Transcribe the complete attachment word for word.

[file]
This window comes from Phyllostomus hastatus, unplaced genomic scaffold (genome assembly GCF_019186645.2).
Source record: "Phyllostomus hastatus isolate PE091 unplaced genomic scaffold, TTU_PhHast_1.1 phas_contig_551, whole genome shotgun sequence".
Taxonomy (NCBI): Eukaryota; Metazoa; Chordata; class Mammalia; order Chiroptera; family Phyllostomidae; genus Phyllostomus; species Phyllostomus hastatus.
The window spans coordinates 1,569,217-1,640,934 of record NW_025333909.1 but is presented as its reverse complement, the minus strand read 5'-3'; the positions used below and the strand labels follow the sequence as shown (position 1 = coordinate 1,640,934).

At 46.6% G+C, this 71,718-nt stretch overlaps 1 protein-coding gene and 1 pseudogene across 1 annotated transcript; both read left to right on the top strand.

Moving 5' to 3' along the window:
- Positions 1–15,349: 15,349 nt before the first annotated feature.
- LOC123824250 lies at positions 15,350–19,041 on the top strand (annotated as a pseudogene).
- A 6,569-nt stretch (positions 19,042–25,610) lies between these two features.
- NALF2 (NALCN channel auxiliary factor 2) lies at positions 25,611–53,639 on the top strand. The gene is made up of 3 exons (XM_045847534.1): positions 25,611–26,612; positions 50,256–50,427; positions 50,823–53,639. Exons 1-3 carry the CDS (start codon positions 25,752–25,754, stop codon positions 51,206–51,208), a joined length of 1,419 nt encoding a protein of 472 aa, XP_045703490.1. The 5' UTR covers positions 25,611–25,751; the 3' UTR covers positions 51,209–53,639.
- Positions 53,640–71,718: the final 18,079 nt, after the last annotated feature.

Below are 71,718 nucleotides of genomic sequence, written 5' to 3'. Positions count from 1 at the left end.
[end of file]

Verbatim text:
This window comes from Phyllostomus hastatus, unplaced genomic scaffold (genome assembly GCF_019186645.2).
Source record: "Phyllostomus hastatus isolate PE091 unplaced genomic scaffold, TTU_PhHast_1.1 phas_contig_551, whole genome shotgun sequence".
Taxonomy (NCBI): Eukaryota; Metazoa; Chordata; class Mammalia; order Chiroptera; family Phyllostomidae; genus Phyllostomus; species Phyllostomus hastatus.
The window spans coordinates 1,569,217-1,640,934 of record NW_025333909.1 but is presented as its reverse complement, the minus strand read 5'-3'; the positions used below and the strand labels follow the sequence as shown (position 1 = coordinate 1,640,934).

At 46.6% G+C, this 71,718-nt stretch overlaps 1 protein-coding gene and 1 pseudogene across 1 annotated transcript; both read left to right on the top strand.

Moving 5' to 3' along the window:
- Positions 1–15,349: 15,349 nt before the first annotated feature.
- LOC123824250 lies at positions 15,350–19,041 on the top strand (annotated as a pseudogene).
- A 6,569-nt stretch (positions 19,042–25,610) lies between these two features.
- NALF2 (NALCN channel auxiliary factor 2) lies at positions 25,611–53,639 on the top strand. The gene is made up of 3 exons (XM_045847534.1): positions 25,611–26,612; positions 50,256–50,427; positions 50,823–53,639. Exons 1-3 carry the CDS (start codon positions 25,752–25,754, stop codon positions 51,206–51,208), a joined length of 1,419 nt encoding a protein of 472 aa, XP_045703490.1. The 5' UTR covers positions 25,611–25,751; the 3' UTR covers positions 51,209–53,639.
- Positions 53,640–71,718: the final 18,079 nt, after the last annotated feature.

Below are 71,718 nucleotides of genomic sequence, written 5' to 3'. Positions count from 1 at the left end.